The Fielding Bible Awards had Chicago's Alexei Ramirez as its third-place finisher, and best among AL players. Ramirez's UZR/150 was 10.1, he had 16 runs saved and a 20 plus/minus.

In UZR/150, Ramirez was trailed by Oakland's Cliff Pennington (8.8), Baltimore's Cesar Izturis (5.8) and Texas' Elvis Andrus (0.3), among qualified players.

The Gold Gloves have been one of those openly mocked selections since a designated hitter won one in 1999 (Rafael Palmeiro). Defense, even in this day and age of advanced statistics, is still highly subjective, with reputation playing more of a role than production. That's what the Gold Glove tells us every year. It also tells us the coaches and managers have as much of a Yankee bias as the media is accused of having.

Alex Rodriguez was the only Yankee infielder not to be awarded, even though the advanced statistics liked Oakland's infield much more.

Mark Teixeira won at first base, even though Oakland's Daric Barton was likely the best choice. Mark Ellis had the top UZR/150 among second basemen (12.7), but the winner was Robinson Cano (-0.9).  Also deserving at second would be Minnesota's Orlando Hudson (12.0 UZR/150). Hudson was the top AL vote-getter in the Fielding Bible Awards, while Ellis was behind him.

As for the outfield, that's probably where a Yankee was actually left off. Left fielder Brett Gardner had the best UZR/150 of any qualified outfielders with a 27.9. He also won the Fielding Bible Award in left field.

American League Gold Glove winners
P Mark Buehrle, White Sox
C Joe Mauer, Twins
1B Mark Teixeira, Yankees
2B Robinson Cano, Yankees
3B Evan Longoria, Rays
SS Derek Jeter, Yankees
OF Carl Crawford, Rays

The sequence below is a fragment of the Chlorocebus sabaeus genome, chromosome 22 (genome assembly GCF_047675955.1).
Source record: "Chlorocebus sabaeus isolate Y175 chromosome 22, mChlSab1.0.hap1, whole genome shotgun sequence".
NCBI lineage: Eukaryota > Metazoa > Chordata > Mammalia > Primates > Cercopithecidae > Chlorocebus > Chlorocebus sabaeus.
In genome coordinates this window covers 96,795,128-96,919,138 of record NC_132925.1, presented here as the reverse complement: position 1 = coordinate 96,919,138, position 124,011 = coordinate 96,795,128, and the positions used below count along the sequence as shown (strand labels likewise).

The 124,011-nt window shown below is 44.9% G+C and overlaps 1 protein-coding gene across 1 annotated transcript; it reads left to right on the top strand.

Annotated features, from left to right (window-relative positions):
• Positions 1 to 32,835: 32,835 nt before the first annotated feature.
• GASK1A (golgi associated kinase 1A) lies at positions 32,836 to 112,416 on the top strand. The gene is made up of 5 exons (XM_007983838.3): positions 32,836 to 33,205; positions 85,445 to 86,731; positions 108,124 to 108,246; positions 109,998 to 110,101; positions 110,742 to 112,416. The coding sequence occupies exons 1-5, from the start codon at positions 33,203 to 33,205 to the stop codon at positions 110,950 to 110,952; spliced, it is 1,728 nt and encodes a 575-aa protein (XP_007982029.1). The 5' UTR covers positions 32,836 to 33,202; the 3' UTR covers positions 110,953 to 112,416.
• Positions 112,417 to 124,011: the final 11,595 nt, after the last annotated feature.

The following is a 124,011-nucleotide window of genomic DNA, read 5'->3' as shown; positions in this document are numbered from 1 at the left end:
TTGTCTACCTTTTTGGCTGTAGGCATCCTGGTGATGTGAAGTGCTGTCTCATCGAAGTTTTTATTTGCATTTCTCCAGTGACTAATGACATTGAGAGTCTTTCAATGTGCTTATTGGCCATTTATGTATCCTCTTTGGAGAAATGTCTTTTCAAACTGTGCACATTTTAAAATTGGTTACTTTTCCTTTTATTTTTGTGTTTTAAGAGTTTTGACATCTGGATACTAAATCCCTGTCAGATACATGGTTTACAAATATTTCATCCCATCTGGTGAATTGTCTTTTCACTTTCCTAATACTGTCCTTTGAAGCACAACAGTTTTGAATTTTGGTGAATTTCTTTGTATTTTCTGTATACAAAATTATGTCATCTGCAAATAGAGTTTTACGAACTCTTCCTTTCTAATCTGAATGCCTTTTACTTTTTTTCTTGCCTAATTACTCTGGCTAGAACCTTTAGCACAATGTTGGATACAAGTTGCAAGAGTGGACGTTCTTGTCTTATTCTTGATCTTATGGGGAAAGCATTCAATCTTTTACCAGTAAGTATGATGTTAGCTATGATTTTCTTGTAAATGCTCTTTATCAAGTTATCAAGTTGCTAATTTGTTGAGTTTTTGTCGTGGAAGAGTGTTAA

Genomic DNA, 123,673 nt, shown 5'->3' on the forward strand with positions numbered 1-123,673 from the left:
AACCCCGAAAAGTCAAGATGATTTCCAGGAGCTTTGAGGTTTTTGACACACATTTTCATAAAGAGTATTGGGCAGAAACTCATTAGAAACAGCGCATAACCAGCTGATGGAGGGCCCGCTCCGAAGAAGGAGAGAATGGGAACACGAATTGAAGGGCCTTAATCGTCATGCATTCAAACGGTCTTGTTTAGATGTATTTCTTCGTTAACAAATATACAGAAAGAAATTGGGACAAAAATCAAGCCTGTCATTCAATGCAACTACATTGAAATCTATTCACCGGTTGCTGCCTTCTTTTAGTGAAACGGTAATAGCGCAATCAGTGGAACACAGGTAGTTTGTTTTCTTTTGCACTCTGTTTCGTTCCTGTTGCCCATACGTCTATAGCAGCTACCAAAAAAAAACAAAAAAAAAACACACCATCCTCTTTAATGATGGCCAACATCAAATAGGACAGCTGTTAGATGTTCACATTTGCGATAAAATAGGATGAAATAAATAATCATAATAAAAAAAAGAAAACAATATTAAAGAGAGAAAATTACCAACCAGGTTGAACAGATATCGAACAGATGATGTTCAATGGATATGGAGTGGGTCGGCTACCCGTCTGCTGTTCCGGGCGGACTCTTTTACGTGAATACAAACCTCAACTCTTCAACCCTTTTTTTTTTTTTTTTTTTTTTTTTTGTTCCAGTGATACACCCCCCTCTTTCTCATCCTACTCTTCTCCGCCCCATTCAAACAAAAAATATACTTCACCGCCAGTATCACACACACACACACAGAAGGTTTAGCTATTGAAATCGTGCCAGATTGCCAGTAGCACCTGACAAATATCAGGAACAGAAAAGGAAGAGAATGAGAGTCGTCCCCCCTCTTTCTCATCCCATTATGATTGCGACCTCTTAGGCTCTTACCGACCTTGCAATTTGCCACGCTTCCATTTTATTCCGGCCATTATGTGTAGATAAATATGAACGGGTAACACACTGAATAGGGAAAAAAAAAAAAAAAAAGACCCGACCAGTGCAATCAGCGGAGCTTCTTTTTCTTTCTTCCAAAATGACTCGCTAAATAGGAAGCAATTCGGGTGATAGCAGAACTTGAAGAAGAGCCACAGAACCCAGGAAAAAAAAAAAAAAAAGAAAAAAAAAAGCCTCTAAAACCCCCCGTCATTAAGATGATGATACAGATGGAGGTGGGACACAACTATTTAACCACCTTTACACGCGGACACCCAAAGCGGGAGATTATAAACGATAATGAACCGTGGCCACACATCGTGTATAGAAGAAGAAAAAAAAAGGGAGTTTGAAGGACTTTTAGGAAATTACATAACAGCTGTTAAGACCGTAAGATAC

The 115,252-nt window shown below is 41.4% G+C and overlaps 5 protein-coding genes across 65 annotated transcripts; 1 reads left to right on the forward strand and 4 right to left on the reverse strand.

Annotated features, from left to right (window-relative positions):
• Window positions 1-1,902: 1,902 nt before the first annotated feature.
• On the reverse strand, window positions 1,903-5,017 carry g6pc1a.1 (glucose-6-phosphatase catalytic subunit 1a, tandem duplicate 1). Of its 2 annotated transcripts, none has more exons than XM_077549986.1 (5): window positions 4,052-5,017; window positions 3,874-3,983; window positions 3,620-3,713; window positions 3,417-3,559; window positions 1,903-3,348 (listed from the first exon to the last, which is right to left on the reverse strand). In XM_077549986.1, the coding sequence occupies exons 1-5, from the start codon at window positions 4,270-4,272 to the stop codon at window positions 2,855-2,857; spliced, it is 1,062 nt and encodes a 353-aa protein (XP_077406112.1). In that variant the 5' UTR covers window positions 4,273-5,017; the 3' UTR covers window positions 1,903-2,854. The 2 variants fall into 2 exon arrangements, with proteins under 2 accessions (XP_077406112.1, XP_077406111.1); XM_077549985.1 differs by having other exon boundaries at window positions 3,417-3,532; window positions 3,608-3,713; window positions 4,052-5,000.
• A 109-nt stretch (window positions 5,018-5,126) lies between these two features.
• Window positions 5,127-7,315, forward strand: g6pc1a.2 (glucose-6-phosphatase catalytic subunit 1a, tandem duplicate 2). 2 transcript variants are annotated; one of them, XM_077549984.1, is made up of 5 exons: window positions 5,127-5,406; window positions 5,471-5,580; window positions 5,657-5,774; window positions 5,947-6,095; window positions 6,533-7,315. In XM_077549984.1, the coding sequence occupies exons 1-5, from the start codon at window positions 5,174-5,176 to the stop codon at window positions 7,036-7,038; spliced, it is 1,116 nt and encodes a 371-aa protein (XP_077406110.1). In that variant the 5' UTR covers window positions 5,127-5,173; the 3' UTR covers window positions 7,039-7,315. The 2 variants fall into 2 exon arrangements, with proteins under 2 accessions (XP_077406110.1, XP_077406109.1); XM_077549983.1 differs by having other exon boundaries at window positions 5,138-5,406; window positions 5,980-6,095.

OF Franklin Gutierrez, Mariners
OF Ichiro Suzuki, Mariners

-- C. Trent Rosecrans

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Posted on: October 5, 2010 8:50 pm
Edited on: October 5, 2010 8:52 pm
 

Is Daric Barton best first baseman in league?

Daric Barton How good does Athletics general manager Billy Beane think first baseman Daric Barton is? Let MLB.com relay the words:

"He showed himself to be, in my opinion, the best first baseman in the league."

Them's fighting words.

Let's get this out of the way first: Barton is not the best first baseman in the league when you consider total package, but he's up there. Most of Barton's value resides in his fantastic fielding -- a 14.3 UZR/150 and 20 defensive runs saves outpace the other contenders significantly. There's no question that Barton is one of the better fielders in the game, and after several starts and stops has also proven himself adept with the bat, although he has a long way to go in that regard to be one of the better hitting first basemen.

Barton led the American League with 110 walks, which gave him an excellent .393 OBP to go with a .273 batting average, but the major knock on Barton is his lack of power, and 2010 was no different. Barton's 33 doubles, five triples (four in Oakland's cavernous park) and 10 home runs gave him a .393 slugging percentage. Subtracting his slugging percentage from batting average gives him an isolated power mark of .131, down from 2009's .141 and second-last among all first baseman just in front of the Dodgers' James Loney.

Even though Barton doesn't have the power, he's just 25 with plenty of time to develop -- and he'll get that time.

"I was quite pleased with what he did there this year, and I have no intention of taking him off first base," Beane added.

-- Evan Brunell

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Category: MLB
 
 
 
 
The views expressed in this blog are solely those of the author and do not reflect the views of CBS Sports or CBSSports.com